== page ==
The francisca (or francesca) is a throwing axe used as a weapon during the Early Middle Ages by the Franks, among whom it was a characteristic national weapon at the time of the Merovingians from about 500 to 750 and is known to have been used during the reign of Charlemagne (768–814). Although generally associated with the Franks, it was also used by other Germanic peoples of the period, including the Anglo-Saxons; several examples have been found in England.
The term francisca first appeared in the book Etymologiarum sive originum, libri XVIII by Isidore of Seville (c. 560–636) as a name used in Hispania to refer to these weapons "because of their use by the Franks".
The francisca is characterized by its distinctly arch-shaped head, widening toward the cutting edge and terminating in a prominent point at both the upper and lower corners. The top of the head is usually either S-shaped or convex with the lower portion curving inward and forming an elbow with the short wooden haft. Sometimes the head is more upswept, forming a wider angle with the haft. Most franciscas have a round or teardrop-shaped eye designed to fit the tapered haft, similar to Viking axes. Based on the measurements of modern replicas, the francisca had a haft length of around 40–45 cm (16–18 in) and a 10 cm (4 in) cutting edge  with an average weight of around 600 g (21 oz, 1.3 lb). Based on the surviving heads of franciscas recovered at Burgh Castle and Morning Thorpe in county Norfolk, England, the length of the head itself measured 14–15 cm (5–6 in) from the edge to the back of the socket.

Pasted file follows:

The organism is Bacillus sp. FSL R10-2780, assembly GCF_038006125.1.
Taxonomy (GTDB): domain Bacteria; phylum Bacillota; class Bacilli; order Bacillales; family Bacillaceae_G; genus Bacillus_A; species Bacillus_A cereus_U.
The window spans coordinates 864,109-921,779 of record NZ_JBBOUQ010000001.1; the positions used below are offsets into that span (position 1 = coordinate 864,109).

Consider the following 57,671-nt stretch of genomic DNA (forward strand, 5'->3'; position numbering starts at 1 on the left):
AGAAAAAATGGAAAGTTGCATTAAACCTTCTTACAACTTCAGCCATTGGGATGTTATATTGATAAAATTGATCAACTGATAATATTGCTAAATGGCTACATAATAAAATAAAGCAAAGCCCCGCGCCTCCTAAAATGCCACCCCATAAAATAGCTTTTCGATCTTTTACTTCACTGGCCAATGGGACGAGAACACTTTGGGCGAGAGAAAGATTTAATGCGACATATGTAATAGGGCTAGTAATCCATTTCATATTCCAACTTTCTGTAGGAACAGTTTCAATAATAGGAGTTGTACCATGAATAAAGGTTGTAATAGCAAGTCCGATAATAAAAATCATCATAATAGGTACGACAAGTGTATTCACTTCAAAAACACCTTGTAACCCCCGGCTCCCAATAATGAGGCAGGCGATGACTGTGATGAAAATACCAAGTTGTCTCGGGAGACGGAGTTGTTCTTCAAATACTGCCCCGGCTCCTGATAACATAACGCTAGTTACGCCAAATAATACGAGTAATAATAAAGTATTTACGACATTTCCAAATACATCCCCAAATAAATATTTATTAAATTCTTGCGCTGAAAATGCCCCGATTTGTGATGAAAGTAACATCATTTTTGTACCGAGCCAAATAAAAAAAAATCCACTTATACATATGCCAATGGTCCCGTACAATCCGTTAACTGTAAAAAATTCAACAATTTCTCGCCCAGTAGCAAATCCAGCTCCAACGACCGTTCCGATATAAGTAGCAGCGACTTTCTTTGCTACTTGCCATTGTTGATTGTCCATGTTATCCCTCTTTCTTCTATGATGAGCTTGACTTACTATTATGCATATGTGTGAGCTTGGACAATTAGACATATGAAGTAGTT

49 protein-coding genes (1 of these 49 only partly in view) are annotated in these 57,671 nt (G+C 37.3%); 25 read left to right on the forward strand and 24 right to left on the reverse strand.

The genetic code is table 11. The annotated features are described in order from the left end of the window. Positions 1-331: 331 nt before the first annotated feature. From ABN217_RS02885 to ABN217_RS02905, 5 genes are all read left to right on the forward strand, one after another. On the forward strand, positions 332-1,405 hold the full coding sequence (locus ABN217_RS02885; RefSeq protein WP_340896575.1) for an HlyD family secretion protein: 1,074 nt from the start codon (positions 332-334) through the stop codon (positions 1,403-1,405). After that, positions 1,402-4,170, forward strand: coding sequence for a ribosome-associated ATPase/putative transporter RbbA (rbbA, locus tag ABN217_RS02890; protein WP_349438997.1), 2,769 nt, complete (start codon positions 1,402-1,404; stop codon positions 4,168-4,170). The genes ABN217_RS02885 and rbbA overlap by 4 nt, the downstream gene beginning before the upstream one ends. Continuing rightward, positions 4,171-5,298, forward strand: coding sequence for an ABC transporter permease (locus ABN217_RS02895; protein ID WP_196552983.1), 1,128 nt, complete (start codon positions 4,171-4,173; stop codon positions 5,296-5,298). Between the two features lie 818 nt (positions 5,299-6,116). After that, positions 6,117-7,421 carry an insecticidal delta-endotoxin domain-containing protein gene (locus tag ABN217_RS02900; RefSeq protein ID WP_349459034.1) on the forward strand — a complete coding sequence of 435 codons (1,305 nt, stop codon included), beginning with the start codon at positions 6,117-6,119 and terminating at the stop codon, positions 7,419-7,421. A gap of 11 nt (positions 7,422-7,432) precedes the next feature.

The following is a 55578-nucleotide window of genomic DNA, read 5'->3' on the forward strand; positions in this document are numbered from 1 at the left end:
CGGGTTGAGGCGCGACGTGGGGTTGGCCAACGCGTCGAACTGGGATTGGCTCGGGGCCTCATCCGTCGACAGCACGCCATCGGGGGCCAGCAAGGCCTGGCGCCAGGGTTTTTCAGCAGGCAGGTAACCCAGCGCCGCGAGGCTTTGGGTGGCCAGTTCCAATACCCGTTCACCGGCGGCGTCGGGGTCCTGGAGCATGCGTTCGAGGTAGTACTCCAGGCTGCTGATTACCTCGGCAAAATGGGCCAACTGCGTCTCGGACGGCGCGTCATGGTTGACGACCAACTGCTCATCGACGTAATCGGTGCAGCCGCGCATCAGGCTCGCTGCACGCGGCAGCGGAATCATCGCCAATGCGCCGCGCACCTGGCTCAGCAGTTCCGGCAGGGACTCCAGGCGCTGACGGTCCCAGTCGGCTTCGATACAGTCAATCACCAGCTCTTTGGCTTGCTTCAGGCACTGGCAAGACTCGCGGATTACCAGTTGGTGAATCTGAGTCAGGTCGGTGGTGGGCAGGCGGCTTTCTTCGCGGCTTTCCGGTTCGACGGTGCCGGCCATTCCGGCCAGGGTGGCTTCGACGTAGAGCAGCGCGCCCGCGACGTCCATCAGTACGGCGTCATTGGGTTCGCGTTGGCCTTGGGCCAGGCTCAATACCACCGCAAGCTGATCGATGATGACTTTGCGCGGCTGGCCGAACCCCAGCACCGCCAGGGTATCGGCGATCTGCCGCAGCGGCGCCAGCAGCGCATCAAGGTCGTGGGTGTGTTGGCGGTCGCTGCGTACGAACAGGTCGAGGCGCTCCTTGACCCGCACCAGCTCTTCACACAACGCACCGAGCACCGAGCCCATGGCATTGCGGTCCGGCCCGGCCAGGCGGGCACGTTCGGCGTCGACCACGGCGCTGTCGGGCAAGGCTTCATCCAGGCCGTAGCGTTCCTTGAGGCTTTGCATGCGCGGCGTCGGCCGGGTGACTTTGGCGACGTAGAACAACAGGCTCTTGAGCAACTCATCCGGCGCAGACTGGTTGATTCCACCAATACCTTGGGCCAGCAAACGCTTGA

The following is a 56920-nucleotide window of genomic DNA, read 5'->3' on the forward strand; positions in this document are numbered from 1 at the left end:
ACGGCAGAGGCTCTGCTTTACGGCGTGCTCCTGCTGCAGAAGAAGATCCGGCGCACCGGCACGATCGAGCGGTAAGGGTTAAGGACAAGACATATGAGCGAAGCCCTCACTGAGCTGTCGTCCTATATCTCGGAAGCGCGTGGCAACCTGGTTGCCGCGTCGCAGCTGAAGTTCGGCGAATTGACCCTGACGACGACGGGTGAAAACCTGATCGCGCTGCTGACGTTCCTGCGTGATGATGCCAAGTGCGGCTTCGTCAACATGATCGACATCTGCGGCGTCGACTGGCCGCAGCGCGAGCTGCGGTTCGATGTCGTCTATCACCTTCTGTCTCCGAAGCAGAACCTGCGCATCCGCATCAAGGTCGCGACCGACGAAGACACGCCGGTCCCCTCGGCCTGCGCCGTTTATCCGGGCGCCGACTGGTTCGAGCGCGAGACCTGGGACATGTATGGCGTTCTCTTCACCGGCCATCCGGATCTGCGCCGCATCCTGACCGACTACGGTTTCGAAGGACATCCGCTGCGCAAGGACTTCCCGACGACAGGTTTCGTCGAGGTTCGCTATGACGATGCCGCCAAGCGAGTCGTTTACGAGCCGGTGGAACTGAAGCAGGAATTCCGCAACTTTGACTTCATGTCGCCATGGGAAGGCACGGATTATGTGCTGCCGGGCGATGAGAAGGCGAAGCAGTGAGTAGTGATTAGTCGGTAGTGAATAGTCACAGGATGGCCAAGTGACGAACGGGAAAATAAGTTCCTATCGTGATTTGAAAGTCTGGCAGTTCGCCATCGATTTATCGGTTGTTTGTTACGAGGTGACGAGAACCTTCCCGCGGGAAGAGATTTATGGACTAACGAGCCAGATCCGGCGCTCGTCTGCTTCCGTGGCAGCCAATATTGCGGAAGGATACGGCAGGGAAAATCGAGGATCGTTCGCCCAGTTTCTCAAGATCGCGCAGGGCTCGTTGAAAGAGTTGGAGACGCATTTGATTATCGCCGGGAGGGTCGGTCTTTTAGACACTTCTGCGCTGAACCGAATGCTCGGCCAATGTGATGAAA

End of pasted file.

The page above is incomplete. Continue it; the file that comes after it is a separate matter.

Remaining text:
...each man carried a sword and shield and an axe. Now the iron head of this weapon was thick and exceedingly sharp on both sides while the wooden handle was very short. And they are accustomed always to throw these axes at one signal in the first charge and thus shatter the shields of the enemy and kill the men.
Procopius makes it clear that the Franks threw their axes immediately before hand-to-hand combat with the purpose of breaking shields and disrupting the enemy line while possibly wounding or killing an enemy warrior. The weight of the head and length of the haft would allow the axe to be thrown with considerable momentum to an effective range of about 12 m (40 ft). Even if the edge of the blade were not to strike the target, the weight of the iron head could cause injury. The francisca also had a psychological effect, in that, on the throwing of the francisca, the enemy might turn and run in the fear that another volley was coming.
- Tarassuk, Leonid; Blair, Claude (1982). The Complete Encyclopedia of Arms and Weapons: the most comprehensive reference work ever published on arms and armor from prehistoric times to the present with over 1,250 illustrations. Simon & Schuster. p. 186. ISBN 0-671-42257-X.
- Underwood, Richard (1999). Anglo-Saxon Weapons and Warfare. p.35-37. Tempus Publishing. ISBN 0-7524-1910-2.
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